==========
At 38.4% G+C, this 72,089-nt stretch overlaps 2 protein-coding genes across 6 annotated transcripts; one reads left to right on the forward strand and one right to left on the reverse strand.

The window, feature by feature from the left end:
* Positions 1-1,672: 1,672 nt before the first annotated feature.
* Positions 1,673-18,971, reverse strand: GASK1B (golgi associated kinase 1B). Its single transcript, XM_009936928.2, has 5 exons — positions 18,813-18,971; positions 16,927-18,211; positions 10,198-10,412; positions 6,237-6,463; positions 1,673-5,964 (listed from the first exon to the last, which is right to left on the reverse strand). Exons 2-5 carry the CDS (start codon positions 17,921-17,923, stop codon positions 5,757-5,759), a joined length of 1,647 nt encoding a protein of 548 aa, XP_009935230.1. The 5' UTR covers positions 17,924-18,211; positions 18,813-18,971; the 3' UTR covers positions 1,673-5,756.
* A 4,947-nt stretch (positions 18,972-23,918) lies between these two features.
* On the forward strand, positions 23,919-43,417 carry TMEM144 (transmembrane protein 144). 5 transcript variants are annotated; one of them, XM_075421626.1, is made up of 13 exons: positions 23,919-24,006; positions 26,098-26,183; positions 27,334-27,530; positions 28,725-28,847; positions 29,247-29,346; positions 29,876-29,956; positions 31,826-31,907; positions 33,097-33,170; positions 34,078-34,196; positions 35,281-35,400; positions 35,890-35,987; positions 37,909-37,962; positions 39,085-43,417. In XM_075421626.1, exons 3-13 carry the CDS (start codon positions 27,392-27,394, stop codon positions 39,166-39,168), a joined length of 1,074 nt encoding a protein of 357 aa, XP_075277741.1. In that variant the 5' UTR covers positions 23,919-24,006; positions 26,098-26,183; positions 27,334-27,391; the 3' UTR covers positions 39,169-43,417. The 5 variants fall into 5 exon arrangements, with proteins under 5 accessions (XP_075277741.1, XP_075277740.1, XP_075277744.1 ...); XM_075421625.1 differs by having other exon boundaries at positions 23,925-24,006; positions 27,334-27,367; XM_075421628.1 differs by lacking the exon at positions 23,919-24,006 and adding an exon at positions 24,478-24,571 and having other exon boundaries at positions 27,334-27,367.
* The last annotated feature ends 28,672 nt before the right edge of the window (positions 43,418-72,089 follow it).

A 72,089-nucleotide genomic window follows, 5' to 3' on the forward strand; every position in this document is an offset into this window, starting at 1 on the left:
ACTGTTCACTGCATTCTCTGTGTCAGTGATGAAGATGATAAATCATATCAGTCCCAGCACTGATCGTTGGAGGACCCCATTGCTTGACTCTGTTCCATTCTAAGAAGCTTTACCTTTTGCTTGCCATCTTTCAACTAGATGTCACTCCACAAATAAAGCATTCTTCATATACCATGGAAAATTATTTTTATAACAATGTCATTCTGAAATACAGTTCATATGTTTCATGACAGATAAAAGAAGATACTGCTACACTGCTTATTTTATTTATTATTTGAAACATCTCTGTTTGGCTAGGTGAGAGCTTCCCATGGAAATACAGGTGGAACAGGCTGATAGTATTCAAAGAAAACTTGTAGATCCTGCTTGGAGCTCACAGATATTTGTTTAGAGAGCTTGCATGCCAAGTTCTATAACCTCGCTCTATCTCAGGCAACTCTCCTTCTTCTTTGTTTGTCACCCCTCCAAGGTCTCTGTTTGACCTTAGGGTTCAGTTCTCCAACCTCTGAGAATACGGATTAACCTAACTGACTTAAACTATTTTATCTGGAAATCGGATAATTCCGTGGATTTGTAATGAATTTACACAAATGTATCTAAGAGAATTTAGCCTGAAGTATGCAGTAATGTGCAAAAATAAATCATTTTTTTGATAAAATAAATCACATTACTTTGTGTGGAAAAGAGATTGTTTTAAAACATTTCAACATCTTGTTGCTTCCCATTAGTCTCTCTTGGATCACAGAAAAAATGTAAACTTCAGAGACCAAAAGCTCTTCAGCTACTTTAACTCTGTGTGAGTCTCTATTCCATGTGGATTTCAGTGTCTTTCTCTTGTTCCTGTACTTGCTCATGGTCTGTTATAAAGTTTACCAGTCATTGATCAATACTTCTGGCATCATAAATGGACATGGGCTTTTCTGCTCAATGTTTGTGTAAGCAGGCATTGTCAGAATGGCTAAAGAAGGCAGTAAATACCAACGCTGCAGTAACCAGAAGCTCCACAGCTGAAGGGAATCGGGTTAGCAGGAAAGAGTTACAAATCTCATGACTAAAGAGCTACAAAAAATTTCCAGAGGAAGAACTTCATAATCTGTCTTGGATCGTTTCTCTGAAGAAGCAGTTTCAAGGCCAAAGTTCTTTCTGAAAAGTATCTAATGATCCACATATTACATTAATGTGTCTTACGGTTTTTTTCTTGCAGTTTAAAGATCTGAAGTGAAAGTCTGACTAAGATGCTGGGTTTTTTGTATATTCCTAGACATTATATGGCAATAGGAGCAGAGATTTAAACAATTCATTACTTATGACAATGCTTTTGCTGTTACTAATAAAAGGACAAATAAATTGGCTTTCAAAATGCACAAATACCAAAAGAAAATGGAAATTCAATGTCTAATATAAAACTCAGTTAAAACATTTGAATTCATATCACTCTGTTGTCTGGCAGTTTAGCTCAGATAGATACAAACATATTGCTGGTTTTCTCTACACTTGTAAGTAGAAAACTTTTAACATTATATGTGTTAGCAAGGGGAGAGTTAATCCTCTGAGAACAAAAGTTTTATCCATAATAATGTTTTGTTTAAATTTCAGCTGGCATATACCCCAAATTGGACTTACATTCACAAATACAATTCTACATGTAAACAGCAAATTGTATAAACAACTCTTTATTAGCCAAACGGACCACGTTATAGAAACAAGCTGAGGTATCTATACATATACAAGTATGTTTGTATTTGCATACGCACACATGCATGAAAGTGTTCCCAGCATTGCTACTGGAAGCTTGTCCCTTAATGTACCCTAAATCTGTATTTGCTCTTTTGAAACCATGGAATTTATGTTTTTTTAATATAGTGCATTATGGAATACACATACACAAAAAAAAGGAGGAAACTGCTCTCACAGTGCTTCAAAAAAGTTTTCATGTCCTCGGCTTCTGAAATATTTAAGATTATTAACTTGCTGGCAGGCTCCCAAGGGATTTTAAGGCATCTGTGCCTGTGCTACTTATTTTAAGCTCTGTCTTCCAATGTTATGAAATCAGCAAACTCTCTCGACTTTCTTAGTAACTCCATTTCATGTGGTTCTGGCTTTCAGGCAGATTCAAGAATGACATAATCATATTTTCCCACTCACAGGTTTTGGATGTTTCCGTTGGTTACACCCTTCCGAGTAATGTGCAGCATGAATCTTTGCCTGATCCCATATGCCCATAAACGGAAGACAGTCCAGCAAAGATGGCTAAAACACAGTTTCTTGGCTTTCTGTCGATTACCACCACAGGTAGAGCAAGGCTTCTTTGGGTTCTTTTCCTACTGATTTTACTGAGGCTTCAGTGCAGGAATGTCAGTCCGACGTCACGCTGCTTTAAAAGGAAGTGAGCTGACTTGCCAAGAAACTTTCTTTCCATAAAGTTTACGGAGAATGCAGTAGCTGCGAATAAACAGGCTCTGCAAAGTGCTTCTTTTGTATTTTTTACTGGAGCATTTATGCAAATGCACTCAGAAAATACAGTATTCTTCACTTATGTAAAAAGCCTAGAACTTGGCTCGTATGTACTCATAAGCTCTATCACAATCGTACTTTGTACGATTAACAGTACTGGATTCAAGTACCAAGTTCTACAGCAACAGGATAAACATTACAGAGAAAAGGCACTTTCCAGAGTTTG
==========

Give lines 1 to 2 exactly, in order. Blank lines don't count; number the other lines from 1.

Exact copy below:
At 38.4% G+C, this 72,089-nt stretch overlaps 2 protein-coding genes across 6 annotated transcripts; one reads left to right on the forward strand and one right to left on the reverse strand.

The window, feature by feature from the left end: